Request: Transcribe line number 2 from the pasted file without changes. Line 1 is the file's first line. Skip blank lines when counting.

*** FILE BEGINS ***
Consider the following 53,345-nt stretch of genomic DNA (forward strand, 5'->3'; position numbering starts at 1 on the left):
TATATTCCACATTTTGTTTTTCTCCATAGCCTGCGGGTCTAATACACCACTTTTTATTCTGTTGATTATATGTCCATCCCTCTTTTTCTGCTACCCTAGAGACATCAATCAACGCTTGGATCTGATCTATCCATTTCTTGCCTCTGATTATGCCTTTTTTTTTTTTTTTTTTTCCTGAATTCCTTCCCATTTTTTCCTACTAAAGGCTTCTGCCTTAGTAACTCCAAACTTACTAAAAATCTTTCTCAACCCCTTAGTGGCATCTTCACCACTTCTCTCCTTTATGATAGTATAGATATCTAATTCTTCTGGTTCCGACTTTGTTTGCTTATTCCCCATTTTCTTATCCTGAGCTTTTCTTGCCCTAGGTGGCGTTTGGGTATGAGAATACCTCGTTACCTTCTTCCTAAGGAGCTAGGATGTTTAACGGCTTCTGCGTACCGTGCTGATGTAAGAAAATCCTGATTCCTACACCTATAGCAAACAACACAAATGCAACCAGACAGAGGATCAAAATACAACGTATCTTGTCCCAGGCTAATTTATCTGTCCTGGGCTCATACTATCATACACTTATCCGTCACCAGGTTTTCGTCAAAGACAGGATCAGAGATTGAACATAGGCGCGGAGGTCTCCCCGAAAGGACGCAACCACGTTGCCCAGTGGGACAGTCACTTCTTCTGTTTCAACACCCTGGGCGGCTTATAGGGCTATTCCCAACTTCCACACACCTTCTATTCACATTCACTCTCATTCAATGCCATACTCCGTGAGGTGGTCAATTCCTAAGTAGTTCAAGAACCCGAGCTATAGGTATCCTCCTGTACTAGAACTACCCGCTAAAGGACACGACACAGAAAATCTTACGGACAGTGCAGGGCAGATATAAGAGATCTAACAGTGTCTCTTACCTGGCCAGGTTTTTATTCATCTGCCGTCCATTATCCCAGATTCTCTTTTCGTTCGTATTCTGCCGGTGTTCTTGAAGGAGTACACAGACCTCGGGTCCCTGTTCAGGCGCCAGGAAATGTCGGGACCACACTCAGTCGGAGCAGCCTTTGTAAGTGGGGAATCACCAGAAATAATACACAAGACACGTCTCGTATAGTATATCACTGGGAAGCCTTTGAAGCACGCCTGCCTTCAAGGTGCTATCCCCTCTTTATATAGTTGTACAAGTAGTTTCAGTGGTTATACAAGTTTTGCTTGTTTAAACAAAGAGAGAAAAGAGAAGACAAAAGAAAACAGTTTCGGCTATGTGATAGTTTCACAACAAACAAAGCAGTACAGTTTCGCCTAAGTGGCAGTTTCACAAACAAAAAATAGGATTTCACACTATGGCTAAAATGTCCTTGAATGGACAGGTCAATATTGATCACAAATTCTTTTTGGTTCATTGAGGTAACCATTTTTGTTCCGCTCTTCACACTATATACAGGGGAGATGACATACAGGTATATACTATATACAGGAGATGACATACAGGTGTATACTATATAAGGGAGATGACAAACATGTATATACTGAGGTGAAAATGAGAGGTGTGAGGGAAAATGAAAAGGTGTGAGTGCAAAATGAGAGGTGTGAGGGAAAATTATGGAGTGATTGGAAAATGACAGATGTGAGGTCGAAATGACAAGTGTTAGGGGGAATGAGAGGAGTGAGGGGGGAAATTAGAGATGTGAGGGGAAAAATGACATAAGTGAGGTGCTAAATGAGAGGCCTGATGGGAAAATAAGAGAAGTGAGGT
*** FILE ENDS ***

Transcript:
TATATTCCACATTTTGTTTTTCTCCATAGCCTGCGGGTCTAATACACCACTTTTTATTCTGTTGATTATATGTCCATCCCTCTTTTTCTGCTACCCTAGAGACATCAATCAACGCTTGGATCTGATCTATCCATTTCTTGCCTCTGATTATGCCTTTTTTTTTTTTTTTTTTTCCTGAATTCCTTCCCATTTTTTCCTACTAAAGGCTTCTGCCTTAGTAACTCCAAACTTACTAAAAATCTTTCTCAACCCCTTAGTGGCATCTTCACCACTTCTCTCCTTTATGATAGTATAGATATCTAATTCTTCTGGTTCCGACTTTGTTTGCTTATTCCCCATTTTCTTATCCTGAGCTTTTCTTGCCCTAGGTGGCGTTTGGGTATGAGAATACCTCGTTACCTTCTTCCTAAGGAGCTAGGATGTTTAACGGCTTCTGCGTACCGTGCTGATGTAAGAAAATCCTGATTCCTACACCTATAGCAAACAACACAAATGCAACCAGACAGAGGATCAAAATACAACGTATCTTGTCCCAGGCTAATTTATCTGTCCTGGGCTCATACTATCATACACTTATCCGTCACCAGGTTTTCGTCAAAGACAGGATCAGAGATTGAACATAGGCGCGGAGGTCTCCCCGAAAGGACGCAACCACGTTGCCCAGTGGGACAGTCACTTCTTCTGTTTCAACACCCTGGGCGGCTTATAGGGCTATTCCCAACTTCCACACACCTTCTATTCACATTCACTCTCATTCAATGCCATACTCCGTGAGGTGGTCAATTCCTAAGTAGTTCAAGAACCCGAGCTATAGGTATCCTCCTGTACTAGAACTACCCGCTAAAGGACACGACACAGAAAATCTTACGGACAGTGCAGGGCAGATATAAGAGATCTAACAGTGTCTCTTACCTGGCCAGGTTTTTATTCATCTGCCGTCCATTATCCCAGATTCTCTTTTCGTTCGTATTCTGCCGGTGTTCTTGAAGGAGTACACAGACCTCGGGTCCCTGTTCAGGCGCCAGGAAATGTCGGGACCACACTCAGTCGGAGCAGCCTTTGTAAGTGGGGAATCACCAGAAATAATACACAAGACACGTCTCGTATAGTATATCACTGGGAAGCCTTTGAAGCACGCCTGCCTTCAAGGTGCTATCCCCTCTTTATATAGTTGTACAAGTAGTTTCAGTGGTTATACAAGTTTTGCTTGTTTAAACAAAGAGAGAAAAGAGAAGACAAAAGAAAACAGTTTCGGCTATGTGATAGTTTCACAACAAACAAAGCAGTACAGTTTCGCCTAAGTGGCAGTTTCACAAACAAAAAATAGGATTTCACACTATGGCTAAAATGTCCTTGAATGGACAGGTCAATATTGATCACAAATTCTTTTTGGTTCATTGAGGTAACCATTTTTGTTCCGCTCTTCACACTATATACAGGGGAGATGACATACAGGTATATACTATATACAGGAGATGACATACAGGTGTATACTATATAAGGGAGATGACAAACATGTATATACTGAGGTGAAAATGAGAGGTGTGAGGGAAAATGAAAAGGTGTGAGTGCAAAATGAGAGGTGTGAGGGAAAATTATGGAGTGATTGGAAAATGACAGATGTGAGGTCGAAATGACAAGTGTTAGGGGGAATGAGAGGAGTGAGGGGGGAAATTAGAGATGTGAGGGGAAAAATGACATAAGTGAGGTGCTAAATGAGAGGCCTGATGGGAAAATAAGAGAAGTGAGGT